New Weather Alerting Technologies Will Save Lives

Paul Douglas
6 min readMay 12, 2020

I grew up in Lancaster County, Pennsylvania — Amish country. My late mother was fond of noisily clanging pots and pans together to get us to come inside for dinner — or warn of an impending storm. Low-tech, yes, but it worked. Today we have a myriad of ways to get severe weather notifications. More than ever, there is no reason to miss a critical warning.

Graphic credit: Des Moines National Weather Service.

Emergency managers point out the need for “multiple safety nets”. The more sources of severe weather information, the greater the odds you will get word in time to take evasive action. Not becoming dependent on any one channel of information is key. The more sources the better.

Another critical factor: continuity and consistency of severe storm messaging. When consumers receive conflicting information about county-specific warnings, they are more likely to sit on their hands and do nothing. Confusion breeds paralysis. Meteorologists can interpret data and models to create their own forecast, but when the weather turns extreme, it is mission-critical that we speak with one voice — deferring to warnings issued by local National Weather Service offices. “My Doppler is bigger than yours!” is a dangerously slippery slope. When we start issuing our own warnings the result is weather-anarchy, and a hopelessly confused public.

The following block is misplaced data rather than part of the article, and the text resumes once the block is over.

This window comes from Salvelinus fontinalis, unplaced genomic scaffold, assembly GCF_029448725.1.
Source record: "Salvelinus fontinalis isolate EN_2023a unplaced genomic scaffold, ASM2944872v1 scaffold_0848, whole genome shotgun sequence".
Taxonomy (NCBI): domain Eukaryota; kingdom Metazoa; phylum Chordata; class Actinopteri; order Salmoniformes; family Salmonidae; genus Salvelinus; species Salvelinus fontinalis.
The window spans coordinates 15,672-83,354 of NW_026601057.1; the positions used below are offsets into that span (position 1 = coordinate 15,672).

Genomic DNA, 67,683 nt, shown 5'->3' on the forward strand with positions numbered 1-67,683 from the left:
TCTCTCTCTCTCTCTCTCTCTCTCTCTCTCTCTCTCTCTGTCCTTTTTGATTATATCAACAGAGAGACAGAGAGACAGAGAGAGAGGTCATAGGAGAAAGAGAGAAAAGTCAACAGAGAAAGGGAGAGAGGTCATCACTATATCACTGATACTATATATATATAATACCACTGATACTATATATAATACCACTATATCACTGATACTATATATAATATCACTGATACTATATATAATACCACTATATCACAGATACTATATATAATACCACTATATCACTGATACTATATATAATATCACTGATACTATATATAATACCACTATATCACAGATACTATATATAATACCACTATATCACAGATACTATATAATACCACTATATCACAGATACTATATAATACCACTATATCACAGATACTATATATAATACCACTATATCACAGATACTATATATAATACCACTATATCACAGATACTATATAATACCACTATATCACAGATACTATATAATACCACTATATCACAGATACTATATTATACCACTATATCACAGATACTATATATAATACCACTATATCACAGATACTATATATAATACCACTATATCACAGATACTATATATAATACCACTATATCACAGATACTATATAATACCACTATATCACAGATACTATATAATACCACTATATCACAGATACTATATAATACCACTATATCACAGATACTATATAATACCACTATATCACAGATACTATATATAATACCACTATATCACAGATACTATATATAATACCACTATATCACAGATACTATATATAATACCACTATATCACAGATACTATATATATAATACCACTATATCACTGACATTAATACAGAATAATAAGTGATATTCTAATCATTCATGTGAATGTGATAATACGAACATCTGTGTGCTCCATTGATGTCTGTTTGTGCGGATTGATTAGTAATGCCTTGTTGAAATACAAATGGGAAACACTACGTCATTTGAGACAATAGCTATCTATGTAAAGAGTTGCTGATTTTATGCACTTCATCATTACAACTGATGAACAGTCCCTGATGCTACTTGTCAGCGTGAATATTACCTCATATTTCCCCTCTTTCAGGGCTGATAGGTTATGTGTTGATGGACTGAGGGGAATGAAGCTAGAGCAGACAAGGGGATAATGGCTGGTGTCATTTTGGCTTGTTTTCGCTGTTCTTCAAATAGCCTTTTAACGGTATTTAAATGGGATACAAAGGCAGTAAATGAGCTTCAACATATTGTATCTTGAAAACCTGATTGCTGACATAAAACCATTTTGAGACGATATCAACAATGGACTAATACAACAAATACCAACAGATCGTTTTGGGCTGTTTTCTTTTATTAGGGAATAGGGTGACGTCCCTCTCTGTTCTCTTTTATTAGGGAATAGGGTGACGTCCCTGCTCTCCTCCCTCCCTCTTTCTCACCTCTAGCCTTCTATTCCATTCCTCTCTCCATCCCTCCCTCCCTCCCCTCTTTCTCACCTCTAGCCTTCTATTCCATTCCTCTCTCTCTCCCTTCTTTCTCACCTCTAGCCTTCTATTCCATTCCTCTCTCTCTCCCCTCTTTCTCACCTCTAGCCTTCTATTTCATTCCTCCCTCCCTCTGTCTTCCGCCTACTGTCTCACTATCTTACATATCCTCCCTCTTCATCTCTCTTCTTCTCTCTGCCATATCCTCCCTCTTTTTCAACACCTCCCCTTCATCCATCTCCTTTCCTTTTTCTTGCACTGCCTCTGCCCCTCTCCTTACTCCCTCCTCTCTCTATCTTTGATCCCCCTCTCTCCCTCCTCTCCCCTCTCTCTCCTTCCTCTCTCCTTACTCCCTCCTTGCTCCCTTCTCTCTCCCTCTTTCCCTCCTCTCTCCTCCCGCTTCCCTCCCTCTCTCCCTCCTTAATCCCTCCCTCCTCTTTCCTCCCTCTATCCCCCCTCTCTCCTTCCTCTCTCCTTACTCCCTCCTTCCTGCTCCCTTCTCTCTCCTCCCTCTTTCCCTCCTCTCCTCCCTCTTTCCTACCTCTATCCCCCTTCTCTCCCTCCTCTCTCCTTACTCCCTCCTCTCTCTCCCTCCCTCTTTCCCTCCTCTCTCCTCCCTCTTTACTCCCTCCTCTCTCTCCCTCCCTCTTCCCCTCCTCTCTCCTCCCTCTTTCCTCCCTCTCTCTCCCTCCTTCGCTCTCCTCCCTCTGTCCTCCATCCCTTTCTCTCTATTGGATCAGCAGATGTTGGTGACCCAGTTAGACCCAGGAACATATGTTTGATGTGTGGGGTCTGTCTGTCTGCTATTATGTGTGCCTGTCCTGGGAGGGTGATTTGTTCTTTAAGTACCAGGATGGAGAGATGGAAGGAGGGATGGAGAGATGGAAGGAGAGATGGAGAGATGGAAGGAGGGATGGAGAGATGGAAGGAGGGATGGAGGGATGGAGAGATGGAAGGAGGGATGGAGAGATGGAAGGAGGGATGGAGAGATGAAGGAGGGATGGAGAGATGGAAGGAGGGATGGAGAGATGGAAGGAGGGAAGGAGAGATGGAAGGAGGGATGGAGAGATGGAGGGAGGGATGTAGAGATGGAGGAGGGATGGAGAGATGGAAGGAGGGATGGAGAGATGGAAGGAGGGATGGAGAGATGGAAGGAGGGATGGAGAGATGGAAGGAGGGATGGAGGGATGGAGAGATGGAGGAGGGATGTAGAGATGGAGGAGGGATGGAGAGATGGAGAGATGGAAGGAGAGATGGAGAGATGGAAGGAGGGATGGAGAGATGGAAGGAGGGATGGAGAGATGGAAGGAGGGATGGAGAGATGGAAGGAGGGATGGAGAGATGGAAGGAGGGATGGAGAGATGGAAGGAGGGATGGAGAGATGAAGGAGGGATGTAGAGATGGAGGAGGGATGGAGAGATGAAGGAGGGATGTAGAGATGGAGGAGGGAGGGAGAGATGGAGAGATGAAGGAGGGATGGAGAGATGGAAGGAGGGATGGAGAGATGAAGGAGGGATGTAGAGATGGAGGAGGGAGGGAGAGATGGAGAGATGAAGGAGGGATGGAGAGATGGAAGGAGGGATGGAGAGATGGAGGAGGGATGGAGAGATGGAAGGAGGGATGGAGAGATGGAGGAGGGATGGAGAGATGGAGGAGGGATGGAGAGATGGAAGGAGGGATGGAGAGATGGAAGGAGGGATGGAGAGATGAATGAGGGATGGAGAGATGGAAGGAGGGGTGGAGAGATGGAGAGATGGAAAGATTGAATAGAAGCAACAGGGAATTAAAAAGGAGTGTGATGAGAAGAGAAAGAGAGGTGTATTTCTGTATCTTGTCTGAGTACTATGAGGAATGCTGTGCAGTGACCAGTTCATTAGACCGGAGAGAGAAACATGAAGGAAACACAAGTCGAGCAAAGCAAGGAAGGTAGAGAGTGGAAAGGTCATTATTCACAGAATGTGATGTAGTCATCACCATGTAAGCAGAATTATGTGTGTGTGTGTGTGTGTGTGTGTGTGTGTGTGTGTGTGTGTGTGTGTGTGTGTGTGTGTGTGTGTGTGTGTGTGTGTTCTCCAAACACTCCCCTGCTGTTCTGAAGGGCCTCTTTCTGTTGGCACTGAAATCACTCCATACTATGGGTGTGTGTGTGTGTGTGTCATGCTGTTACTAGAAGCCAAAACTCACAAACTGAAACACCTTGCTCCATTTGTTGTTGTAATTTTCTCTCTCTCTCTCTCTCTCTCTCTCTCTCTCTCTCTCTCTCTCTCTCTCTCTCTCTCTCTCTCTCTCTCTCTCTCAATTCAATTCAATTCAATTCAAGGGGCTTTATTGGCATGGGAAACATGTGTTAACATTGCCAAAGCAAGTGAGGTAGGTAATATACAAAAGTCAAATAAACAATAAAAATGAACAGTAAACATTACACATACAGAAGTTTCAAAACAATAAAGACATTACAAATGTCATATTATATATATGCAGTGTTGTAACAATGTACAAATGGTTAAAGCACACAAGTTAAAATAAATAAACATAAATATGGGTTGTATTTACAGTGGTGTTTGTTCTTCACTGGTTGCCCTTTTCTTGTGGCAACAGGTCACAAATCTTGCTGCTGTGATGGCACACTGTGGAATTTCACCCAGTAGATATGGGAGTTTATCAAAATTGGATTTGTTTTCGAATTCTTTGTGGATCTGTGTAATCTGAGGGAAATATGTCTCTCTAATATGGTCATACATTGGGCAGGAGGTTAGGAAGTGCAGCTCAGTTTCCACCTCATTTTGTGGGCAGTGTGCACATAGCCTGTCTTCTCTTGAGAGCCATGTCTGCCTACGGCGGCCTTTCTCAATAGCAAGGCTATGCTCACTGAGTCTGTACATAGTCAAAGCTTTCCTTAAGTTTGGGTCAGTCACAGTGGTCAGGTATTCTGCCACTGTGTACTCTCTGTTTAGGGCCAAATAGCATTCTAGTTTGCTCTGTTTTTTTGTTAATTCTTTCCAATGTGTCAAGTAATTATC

Emergency sirens were designed for outdoor use only — they were never designed to be heard indoors, and you should not rely on them for weather warnings. Sirens can blow for fires, chemical spills and nuclear accidents — and different counties around the USA have different criteria for activation. They are part of a healthy diet of severe weather sources, but experts warn against becoming overly dependent on the wail of a siren you may not hear when the Big One is approaching.

Map credit: Data Foundry

America experiences more extreme weather than any nation on Earth. We are a veritable playground for storms of all shapes and sizes, many of them potentially lethal. In this case geography is destiny. Unlike the Alps in Europe, which are situated roughly east-west and act as a natural roadblock, a barrier for hot air approaching from sub-Saharan Africa — our Rocky Mountains run north-south, resulting in an unimpeded flow of northern chill and southern warmth. Throw in a high-octane moisture flow from the Gulf of Mexico and conditions become overly ripe for a treadmill of energized storms capable of tornadoes, damaging winds, hail and flooding rains.

Any thunderstorm is potentially dangerous, due to lightning concerns. A building or vehicle offers considerable protection. A “Watch” is issued by NOAA’s Storm Prediction Center when life-threatening weather conditions are possible, usually 3–8 hours before an outbreak. A “Watch” means watch out, be prepared, stay weather-aware a ramp up your sources of severe weather information. If a tornado, damaging hailstorm or flood is observed by trained spotters or Doppler radar a “Warning” is issued. If a major tornado or flash flood is impacting a more heavily populated area, an “Emergency” may be issued by local National Weather Service offices.